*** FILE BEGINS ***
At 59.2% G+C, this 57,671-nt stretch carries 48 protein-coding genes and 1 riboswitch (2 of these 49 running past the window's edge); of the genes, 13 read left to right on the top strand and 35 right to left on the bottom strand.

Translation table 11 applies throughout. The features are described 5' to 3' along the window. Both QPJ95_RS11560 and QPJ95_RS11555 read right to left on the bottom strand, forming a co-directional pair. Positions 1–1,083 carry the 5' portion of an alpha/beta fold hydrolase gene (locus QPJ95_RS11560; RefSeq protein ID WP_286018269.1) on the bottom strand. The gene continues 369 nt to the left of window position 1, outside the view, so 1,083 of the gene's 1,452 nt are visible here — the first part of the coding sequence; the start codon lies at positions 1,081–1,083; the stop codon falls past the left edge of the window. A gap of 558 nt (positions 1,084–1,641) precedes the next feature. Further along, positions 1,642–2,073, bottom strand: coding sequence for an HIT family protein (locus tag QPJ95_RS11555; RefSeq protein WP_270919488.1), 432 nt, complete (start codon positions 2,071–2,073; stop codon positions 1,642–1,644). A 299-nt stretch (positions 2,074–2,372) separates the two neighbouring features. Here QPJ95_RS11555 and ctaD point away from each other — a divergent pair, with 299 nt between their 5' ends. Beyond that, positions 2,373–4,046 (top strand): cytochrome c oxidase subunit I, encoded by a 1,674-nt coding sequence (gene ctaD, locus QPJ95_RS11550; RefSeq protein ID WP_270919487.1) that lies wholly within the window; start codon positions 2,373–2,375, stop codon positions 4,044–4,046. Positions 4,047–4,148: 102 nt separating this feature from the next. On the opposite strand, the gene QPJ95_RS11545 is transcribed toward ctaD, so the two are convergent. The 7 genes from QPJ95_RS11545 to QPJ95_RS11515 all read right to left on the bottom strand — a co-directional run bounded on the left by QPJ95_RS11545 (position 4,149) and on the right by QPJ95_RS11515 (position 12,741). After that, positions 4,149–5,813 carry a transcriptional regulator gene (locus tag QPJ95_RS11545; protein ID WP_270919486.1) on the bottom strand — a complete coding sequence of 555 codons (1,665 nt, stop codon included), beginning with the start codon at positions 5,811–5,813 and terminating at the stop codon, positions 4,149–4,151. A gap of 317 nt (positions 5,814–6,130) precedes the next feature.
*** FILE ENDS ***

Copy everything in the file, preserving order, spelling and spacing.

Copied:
At 59.2% G+C, this 57,671-nt stretch carries 48 protein-coding genes and 1 riboswitch (2 of these 49 running past the window's edge); of the genes, 13 read left to right on the top strand and 35 right to left on the bottom strand.

Translation table 11 applies throughout. The features are described 5' to 3' along the window. Both QPJ95_RS11560 and QPJ95_RS11555 read right to left on the bottom strand, forming a co-directional pair. Positions 1–1,083 carry the 5' portion of an alpha/beta fold hydrolase gene (locus QPJ95_RS11560; RefSeq protein ID WP_286018269.1) on the bottom strand. The gene continues 369 nt to the left of window position 1, outside the view, so 1,083 of the gene's 1,452 nt are visible here — the first part of the coding sequence; the start codon lies at positions 1,081–1,083; the stop codon falls past the left edge of the window. A gap of 558 nt (positions 1,084–1,641) precedes the next feature. Further along, positions 1,642–2,073, bottom strand: coding sequence for an HIT family protein (locus tag QPJ95_RS11555; RefSeq protein WP_270919488.1), 432 nt, complete (start codon positions 2,071–2,073; stop codon positions 1,642–1,644). A 299-nt stretch (positions 2,074–2,372) separates the two neighbouring features. Here QPJ95_RS11555 and ctaD point away from each other — a divergent pair, with 299 nt between their 5' ends. Beyond that, positions 2,373–4,046 (top strand): cytochrome c oxidase subunit I, encoded by a 1,674-nt coding sequence (gene ctaD, locus QPJ95_RS11550; RefSeq protein ID WP_270919487.1) that lies wholly within the window; start codon positions 2,373–2,375, stop codon positions 4,044–4,046. Positions 4,047–4,148: 102 nt separating this feature from the next. On the opposite strand, the gene QPJ95_RS11545 is transcribed toward ctaD, so the two are convergent. The 7 genes from QPJ95_RS11545 to QPJ95_RS11515 all read right to left on the bottom strand — a co-directional run bounded on the left by QPJ95_RS11545 (position 4,149) and on the right by QPJ95_RS11515 (position 12,741). After that, positions 4,149–5,813 carry a transcriptional regulator gene (locus tag QPJ95_RS11545; protein ID WP_270919486.1) on the bottom strand — a complete coding sequence of 555 codons (1,665 nt, stop codon included), beginning with the start codon at positions 5,811–5,813 and terminating at the stop codon, positions 4,149–4,151. A gap of 317 nt (positions 5,814–6,130) precedes the next feature.